The story of ain't: America and its language
Bradley Lecture by David Skinner

Video

Event Summary

David Skinner's interest in lexicography began when he was a staff editor at The Weekly Standard, which led him to recount and examine the controversial and highly contested Webster's Third New International Dictionary. During his Bradley Lecture at AEI on Monday evening, Skinner argued that no other 20th century publication took "correctness" and turned it on its head like the third edition. According to Skinner, the debate over Webster's Third caused a rift in the literary community over the use of one little four-letter word: ain't.

However controversial the inclusion of "ain't" might have been, Skinner argued that it really was not as big of a deal as critics made it out to be, because according to the five principles of language set down by National English Teachers Council, "spoken language is the language." Skinner then quoted the late English language scholar Charles Carpenter Fries to highlight the fact that common usage shapes language.

Skinner concluded his lecture by underscoring the ever-increasing role of science in American lives, emphasizing that Webster's Third reflected this shift in society, in which words such as "A-bomb" became a part of the lexicon. Skinner ultimately encouraged the audience to "just sit back and enjoy the fireworks" of language controversy.
--Laura Lalinde

Event Description

David Skinner’s new nonfiction history "The Story of Ain't: America, Its Language, and the Most Controversial Dictionary Ever Published" will depict the controversy of Webster's Third, the so-called permissive dictionary that was denounced by everyone from The New York Times to Dwight Macdonald to the American Bar Association. The dictionary's agnostic positions on disputed usages and its failure to address increasing informality in English were influenced by the lessons of linguistics.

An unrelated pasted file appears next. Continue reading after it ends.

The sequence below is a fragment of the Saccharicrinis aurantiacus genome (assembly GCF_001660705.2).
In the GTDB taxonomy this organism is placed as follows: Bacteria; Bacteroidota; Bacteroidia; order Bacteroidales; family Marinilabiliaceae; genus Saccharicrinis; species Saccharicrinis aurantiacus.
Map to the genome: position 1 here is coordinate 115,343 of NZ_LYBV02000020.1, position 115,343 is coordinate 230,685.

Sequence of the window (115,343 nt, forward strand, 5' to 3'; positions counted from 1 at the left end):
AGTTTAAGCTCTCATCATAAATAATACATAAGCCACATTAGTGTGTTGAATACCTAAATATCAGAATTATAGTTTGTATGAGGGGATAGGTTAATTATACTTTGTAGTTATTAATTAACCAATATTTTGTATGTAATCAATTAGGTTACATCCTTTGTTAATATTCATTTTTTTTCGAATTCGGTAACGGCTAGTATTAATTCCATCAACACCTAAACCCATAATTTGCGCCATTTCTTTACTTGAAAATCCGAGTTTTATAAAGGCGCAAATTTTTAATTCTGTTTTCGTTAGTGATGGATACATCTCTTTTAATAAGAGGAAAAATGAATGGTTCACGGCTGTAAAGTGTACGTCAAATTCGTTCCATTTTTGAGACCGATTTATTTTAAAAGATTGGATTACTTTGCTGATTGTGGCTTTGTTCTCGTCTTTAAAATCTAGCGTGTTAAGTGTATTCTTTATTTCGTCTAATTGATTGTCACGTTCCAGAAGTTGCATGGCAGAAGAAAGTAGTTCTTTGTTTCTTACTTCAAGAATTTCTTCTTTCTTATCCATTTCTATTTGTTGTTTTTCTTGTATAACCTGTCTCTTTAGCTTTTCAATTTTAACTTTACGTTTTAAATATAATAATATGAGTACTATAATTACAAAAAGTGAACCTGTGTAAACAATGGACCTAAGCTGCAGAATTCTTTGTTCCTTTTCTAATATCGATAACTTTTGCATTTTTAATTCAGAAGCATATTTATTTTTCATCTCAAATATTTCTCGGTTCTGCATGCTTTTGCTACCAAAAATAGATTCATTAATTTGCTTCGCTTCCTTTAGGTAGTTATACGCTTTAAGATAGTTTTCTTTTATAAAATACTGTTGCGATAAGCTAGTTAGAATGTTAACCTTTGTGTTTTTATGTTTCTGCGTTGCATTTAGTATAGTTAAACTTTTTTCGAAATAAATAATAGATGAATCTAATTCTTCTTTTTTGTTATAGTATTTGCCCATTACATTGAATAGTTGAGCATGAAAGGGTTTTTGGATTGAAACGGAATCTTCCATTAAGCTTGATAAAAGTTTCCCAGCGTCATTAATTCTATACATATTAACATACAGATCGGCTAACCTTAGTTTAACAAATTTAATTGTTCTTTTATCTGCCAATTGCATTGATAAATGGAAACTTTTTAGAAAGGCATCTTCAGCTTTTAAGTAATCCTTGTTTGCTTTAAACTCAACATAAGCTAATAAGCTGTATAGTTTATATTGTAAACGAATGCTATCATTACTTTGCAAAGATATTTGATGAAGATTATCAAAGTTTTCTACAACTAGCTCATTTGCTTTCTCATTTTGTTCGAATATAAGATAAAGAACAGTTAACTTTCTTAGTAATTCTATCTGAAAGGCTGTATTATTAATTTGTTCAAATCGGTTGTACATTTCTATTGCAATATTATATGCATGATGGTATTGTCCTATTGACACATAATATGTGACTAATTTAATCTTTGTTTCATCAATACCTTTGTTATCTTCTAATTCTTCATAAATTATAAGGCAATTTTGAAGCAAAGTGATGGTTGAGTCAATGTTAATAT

Skinner’s book will trace historical factors that contributed to America’s shifting sense of linguistic correctness, and it will explore the fact that, as mid-twentieth century English became more technical and less formal, Americans were faced with myriad conflicting choices over how to use language and express one's thoughts — challenges that remain today. Join Skinner as he discusses what to make of the controversy, the historical value of dictionaries and whether it is okay to boldly split an infinitive.

If you cannot attend, we welcome you to watch the event live on this page. Full video will be posted within 24 hours.

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About the Author

 

Arthur C.
Brooks
  • Arthur C. Brooks is president of the American Enterprise Institute (AEI). He is also the Beth and Ravenel Curry Scholar in Free Enterprise at AEI.

    Immediately before joining AEI, Brooks was the Louis A. Bantle Professor of Business and Government at Syracuse University, where he taught economics and social entrepreneurship.

    Brooks is the author of 10 books and hundreds of articles on topics including the role of government, fairness, economic opportunity, happiness, and the morality of free enterprise. His latest book, “The Road to Freedom: How to Win the Fight for Free Enterprise” (2012) was a New York Times bestseller. Among his earlier books are “Gross National Happiness” (2008), “Social Entrepreneurship” (2008), and “Who Really Cares” (2006). Before pursuing his work in public policy, Brooks spent 12 years as a classical musician in the United States and Spain.

    Brooks is a frequent guest on national television and radio talk shows and has been published widely in publications including The New York Times, The Wall Street Journal, and The Washington Post.

    Brooks has a Ph.D. and an M.Phil. in policy analysis from RAND Graduate School. He also holds an M.A. in economics from Florida Atlantic University and a B.A. in economics from Thomas Edison State College.


    Follow Arthur Brooks on Twitter.

  • Assistant Info

    Name: Danielle Duncan
    Phone: 202.419.5213
    Email: danielle.duncan@aei.org

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